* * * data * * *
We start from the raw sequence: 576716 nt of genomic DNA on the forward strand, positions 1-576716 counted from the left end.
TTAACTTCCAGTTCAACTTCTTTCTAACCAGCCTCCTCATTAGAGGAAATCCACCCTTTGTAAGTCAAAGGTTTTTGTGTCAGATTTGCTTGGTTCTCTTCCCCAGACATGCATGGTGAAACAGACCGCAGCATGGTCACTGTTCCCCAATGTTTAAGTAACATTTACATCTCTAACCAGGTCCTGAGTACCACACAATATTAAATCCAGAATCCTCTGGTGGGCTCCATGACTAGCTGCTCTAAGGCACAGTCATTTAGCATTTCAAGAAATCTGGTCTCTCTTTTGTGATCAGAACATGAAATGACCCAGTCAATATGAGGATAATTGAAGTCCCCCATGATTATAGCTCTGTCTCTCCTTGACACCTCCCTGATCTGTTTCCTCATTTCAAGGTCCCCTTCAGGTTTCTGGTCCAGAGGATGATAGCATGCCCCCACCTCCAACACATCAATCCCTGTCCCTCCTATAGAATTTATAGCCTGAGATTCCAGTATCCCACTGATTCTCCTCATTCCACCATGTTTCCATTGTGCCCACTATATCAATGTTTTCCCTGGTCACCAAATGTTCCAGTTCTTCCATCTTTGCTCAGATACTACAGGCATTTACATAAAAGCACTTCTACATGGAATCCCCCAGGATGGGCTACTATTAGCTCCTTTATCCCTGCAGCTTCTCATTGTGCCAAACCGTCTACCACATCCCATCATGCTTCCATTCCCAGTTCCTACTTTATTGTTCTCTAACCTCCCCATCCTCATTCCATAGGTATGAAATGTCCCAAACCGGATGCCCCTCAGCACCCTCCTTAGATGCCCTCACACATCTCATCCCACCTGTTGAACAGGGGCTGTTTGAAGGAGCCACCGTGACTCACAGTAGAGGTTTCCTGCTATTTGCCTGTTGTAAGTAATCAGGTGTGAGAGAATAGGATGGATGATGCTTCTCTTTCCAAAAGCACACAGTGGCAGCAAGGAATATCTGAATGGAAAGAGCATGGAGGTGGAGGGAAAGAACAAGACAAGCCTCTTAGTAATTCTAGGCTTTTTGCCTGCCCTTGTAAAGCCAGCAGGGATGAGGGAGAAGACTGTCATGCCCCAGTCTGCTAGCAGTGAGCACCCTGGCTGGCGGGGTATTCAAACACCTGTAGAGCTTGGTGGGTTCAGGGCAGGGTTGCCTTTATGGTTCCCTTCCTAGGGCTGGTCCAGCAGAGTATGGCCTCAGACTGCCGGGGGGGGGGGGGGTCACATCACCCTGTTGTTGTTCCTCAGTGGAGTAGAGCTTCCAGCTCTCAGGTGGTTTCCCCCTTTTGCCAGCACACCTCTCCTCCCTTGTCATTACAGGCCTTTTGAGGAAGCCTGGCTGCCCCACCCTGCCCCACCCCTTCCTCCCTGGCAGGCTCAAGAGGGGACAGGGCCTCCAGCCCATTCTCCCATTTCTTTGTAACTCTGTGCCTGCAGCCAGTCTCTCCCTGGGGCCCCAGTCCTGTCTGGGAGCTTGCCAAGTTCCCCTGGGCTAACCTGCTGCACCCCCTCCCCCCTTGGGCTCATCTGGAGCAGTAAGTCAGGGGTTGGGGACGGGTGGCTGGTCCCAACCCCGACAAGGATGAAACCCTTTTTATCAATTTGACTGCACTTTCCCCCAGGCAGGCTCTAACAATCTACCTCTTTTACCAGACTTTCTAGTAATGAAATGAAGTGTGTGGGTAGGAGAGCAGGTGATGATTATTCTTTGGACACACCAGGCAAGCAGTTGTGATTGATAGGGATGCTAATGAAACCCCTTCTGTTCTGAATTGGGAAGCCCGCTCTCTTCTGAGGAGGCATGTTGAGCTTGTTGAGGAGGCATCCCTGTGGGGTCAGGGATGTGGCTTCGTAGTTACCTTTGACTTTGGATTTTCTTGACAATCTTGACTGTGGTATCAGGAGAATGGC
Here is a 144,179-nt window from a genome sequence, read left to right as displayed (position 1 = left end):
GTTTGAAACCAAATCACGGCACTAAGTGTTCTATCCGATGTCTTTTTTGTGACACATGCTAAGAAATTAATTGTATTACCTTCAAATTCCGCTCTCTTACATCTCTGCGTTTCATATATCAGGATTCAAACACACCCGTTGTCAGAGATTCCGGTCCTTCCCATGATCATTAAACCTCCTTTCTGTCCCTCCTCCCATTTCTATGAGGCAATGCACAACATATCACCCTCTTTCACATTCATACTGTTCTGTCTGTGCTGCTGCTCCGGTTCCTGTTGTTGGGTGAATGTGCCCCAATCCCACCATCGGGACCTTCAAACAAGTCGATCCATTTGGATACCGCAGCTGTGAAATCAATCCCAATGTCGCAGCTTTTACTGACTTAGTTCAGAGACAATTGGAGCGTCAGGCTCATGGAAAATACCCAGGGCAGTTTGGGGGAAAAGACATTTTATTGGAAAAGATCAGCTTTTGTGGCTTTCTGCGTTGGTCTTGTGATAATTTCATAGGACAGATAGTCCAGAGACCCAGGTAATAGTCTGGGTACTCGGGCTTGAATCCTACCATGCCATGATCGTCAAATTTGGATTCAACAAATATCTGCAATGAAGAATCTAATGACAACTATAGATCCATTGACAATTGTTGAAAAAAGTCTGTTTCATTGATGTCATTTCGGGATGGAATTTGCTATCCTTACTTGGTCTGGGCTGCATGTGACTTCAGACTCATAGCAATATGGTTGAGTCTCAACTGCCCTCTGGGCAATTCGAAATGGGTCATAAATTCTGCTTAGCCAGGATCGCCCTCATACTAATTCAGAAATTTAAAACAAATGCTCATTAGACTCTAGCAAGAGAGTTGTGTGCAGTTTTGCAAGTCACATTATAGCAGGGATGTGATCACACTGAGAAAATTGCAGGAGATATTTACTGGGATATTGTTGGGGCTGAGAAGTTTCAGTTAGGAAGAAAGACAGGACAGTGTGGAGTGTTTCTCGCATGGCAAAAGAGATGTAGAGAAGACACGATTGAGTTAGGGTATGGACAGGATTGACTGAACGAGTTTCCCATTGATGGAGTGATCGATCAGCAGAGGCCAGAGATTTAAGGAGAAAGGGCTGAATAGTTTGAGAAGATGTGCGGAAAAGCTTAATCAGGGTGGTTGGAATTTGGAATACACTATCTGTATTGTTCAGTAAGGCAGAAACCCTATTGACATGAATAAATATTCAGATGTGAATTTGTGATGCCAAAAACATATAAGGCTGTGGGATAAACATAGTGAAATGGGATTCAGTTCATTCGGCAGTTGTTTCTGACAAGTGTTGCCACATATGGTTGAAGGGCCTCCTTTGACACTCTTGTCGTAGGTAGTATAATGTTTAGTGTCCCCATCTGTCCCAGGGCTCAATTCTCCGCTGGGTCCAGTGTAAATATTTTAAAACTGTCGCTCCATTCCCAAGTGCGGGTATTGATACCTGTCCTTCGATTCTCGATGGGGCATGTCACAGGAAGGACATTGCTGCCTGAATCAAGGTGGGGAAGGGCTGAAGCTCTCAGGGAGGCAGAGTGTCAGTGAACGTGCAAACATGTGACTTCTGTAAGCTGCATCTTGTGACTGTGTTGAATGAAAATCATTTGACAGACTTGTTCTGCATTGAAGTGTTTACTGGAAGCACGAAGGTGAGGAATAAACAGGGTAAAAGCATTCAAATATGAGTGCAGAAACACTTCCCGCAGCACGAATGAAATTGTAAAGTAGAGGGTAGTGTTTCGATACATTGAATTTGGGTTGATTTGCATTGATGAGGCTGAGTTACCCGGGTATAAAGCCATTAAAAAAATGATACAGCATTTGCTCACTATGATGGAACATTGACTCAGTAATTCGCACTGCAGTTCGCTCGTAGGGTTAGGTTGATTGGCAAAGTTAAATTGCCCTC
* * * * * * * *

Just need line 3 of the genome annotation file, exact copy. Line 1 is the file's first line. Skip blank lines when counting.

Here is a 144,179-nt window from a genome sequence, read left to right as displayed (position 1 = left end):